2006 Philadelphia Annual Meeting (2225 October 2006)
Paper No. 123-3
Presentation Time: 8:30 AM-8:45 AM


NORDBERG, Taylor L. and HANSEN, Vicki L., Geologic Science, University of Minnesota Duluth, 229 Heller Hall, 1114 Kirby Drive, Duluth, MN 55812, nord0339@d.umn.edu

Venus, Earth's sister planet, displays a rich variety of exogenic and endogenic structures that provide clues to its history. Currently, the widely accepted hypothesis that dominates textbooks and popular science calls upon 1 to 3 km of catastrophic volcanic flooding in order to bury ~80% of Venus' surface in 10 to 100 Ma. Flooding would create a fresh global surface in the form of lowland plains, erasing (through burial) the recorded geologic history prior to flooding at ~750 Ma. Later, colliding bolides would create the ~970 'pristine' impact craters which display little evidence of tectonism or flooding. This hypothesis predicts that ~80% of Venus' surface (the extensive lowlands) should have been buried to a depth of >1km. This hypothesis can be tested because a distinctive tectonic fabric, ribbon tessera terrain, is widely accepted as representing a pre-catastrophic flooding surface, and as such, represents a base to the proposed flood layer.

Using NASA Magellan SAR imagery we have begun high-resolution geologic mapping of ribbon tessera terrain at a global scale. Using this global data set in an ArcGlobe GIS environment we can analyze the distribution and spatial relations of ribbon tessera terrain outcrop in order to constrain, at a global scale, the estimated thickness of the proposed low viscosity flood layer. Ribbon tessera terrain occurs in large tracts, preserved in the highlands, and in moderate to small sized exposures across the lowlands. The close proximity of numerous small outcrops, with distribution over extensive regions, places first order constraints on the thickness of the proposed flood layer. Ribbon terrain distribution indicates that most of Venus cannot be covered in an extensive layer >1 km thick. Two tracts of the southern hemisphere, 0-25S/160-240E and 50-82S/45E-360E, contain little to no ribbon terrain tessera. In these two regions ribbon tessera terrain could be buried to a depth greater than 1 km, or alternatively ribbon tessera terrain might not have formed there.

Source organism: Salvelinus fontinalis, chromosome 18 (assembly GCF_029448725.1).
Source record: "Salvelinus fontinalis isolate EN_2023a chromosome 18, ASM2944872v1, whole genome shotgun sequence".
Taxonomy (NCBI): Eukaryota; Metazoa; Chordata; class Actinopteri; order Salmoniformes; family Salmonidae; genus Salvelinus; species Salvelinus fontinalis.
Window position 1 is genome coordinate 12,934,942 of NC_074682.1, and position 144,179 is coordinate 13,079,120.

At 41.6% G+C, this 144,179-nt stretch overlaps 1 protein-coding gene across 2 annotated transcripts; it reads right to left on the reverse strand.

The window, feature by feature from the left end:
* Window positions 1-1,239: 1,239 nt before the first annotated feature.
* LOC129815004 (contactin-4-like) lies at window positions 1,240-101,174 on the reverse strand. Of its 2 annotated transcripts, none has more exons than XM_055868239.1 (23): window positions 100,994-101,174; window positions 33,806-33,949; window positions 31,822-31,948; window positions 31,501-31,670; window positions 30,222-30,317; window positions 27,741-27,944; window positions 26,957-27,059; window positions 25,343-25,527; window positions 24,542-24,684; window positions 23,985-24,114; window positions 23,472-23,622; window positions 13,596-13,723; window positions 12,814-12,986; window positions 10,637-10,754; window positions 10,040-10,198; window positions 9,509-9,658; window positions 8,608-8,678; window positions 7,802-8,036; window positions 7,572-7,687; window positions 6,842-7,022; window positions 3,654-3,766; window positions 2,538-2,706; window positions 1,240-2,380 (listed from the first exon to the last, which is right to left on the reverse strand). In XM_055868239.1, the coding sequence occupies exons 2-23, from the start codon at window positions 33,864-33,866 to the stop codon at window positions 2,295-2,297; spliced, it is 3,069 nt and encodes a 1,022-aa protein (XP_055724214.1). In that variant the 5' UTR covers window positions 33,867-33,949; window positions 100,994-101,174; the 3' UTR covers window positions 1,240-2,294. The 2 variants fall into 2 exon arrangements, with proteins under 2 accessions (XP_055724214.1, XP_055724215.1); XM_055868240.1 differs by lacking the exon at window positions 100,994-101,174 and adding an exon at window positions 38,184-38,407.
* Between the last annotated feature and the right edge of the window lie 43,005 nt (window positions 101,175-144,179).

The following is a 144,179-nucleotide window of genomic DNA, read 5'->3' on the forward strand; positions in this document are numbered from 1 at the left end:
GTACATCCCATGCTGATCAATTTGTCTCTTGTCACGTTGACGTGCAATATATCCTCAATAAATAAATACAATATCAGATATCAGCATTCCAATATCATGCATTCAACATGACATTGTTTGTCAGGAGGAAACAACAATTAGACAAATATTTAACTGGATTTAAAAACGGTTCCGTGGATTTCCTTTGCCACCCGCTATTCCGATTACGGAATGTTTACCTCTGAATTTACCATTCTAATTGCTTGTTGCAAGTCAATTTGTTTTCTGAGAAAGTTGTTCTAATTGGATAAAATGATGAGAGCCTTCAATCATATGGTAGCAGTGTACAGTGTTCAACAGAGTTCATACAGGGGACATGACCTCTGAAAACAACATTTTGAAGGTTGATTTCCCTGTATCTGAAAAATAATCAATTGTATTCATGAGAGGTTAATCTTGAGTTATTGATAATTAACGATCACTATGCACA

The distribution of ribbon tessera terrain does not does support catastrophic resurfacing. Mapping of structural trends within ribbon terrain may provide critical clues to tessera terrain formation. It seems clear that Venus preserves a geologic record that extends further back in time than widely appreciated.

2006 Philadelphia Annual Meeting (2225 October 2006)
General Information for this Meeting
Session No. 123
Planetary Geology: Brother Mars, Sister Venus
Pennsylvania Convention Center: 112 B
8:00 AM-12:00 PM, Tuesday, 24 October 2006

Geological Society of America Abstracts with Programs, Vol. 38, No. 7, p. 307

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